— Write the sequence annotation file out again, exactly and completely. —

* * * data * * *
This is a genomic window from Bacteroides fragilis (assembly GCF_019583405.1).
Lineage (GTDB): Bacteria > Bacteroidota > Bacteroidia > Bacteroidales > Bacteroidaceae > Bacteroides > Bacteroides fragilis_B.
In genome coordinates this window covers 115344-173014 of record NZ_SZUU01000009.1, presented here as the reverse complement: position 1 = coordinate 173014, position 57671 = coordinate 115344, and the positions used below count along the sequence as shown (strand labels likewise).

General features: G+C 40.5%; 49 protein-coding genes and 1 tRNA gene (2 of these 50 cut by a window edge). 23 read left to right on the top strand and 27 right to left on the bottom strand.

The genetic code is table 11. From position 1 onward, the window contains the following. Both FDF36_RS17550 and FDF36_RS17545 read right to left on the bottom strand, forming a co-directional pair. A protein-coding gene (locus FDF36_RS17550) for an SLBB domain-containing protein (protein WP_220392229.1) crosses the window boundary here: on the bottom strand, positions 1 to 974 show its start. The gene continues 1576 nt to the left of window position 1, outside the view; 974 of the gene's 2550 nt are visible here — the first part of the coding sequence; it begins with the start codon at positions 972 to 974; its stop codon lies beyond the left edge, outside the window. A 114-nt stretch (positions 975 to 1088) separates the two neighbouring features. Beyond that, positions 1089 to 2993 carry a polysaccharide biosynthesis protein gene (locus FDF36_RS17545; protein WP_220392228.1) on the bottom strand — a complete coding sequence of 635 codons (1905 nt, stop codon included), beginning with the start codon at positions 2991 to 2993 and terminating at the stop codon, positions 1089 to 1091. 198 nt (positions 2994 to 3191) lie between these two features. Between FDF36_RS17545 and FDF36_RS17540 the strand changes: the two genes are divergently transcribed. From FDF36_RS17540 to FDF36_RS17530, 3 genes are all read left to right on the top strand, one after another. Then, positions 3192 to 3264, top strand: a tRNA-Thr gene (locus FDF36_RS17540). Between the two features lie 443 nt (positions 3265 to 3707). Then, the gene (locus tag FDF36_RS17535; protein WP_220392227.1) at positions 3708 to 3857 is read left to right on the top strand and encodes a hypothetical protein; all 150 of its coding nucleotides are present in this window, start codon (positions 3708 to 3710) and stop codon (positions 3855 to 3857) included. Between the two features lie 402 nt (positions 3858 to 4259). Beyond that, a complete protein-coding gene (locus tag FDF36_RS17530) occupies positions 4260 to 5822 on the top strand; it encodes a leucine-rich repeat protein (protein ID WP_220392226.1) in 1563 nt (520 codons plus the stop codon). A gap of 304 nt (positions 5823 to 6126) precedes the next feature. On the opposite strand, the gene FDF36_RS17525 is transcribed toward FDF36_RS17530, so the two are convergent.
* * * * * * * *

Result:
This is a genomic window from Bacteroides fragilis (assembly GCF_019583405.1).
Lineage (GTDB): Bacteria > Bacteroidota > Bacteroidia > Bacteroidales > Bacteroidaceae > Bacteroides > Bacteroides fragilis_B.
In genome coordinates this window covers 115344-173014 of record NZ_SZUU01000009.1, presented here as the reverse complement: position 1 = coordinate 173014, position 57671 = coordinate 115344, and the positions used below count along the sequence as shown (strand labels likewise).

General features: G+C 40.5%; 49 protein-coding genes and 1 tRNA gene (2 of these 50 cut by a window edge). 23 read left to right on the top strand and 27 right to left on the bottom strand.

The genetic code is table 11. From position 1 onward, the window contains the following. Both FDF36_RS17550 and FDF36_RS17545 read right to left on the bottom strand, forming a co-directional pair. A protein-coding gene (locus FDF36_RS17550) for an SLBB domain-containing protein (protein WP_220392229.1) crosses the window boundary here: on the bottom strand, positions 1 to 974 show its start. The gene continues 1576 nt to the left of window position 1, outside the view; 974 of the gene's 2550 nt are visible here — the first part of the coding sequence; it begins with the start codon at positions 972 to 974; its stop codon lies beyond the left edge, outside the window. A 114-nt stretch (positions 975 to 1088) separates the two neighbouring features. Beyond that, positions 1089 to 2993 carry a polysaccharide biosynthesis protein gene (locus FDF36_RS17545; protein WP_220392228.1) on the bottom strand — a complete coding sequence of 635 codons (1905 nt, stop codon included), beginning with the start codon at positions 2991 to 2993 and terminating at the stop codon, positions 1089 to 1091. 198 nt (positions 2994 to 3191) lie between these two features. Between FDF36_RS17545 and FDF36_RS17540 the strand changes: the two genes are divergently transcribed. From FDF36_RS17540 to FDF36_RS17530, 3 genes are all read left to right on the top strand, one after another. Then, positions 3192 to 3264, top strand: a tRNA-Thr gene (locus FDF36_RS17540). Between the two features lie 443 nt (positions 3265 to 3707). Then, the gene (locus tag FDF36_RS17535; protein WP_220392227.1) at positions 3708 to 3857 is read left to right on the top strand and encodes a hypothetical protein; all 150 of its coding nucleotides are present in this window, start codon (positions 3708 to 3710) and stop codon (positions 3855 to 3857) included. Between the two features lie 402 nt (positions 3858 to 4259). Beyond that, a complete protein-coding gene (locus tag FDF36_RS17530) occupies positions 4260 to 5822 on the top strand; it encodes a leucine-rich repeat protein (protein ID WP_220392226.1) in 1563 nt (520 codons plus the stop codon). A gap of 304 nt (positions 5823 to 6126) precedes the next feature. On the opposite strand, the gene FDF36_RS17525 is transcribed toward FDF36_RS17530, so the two are convergent.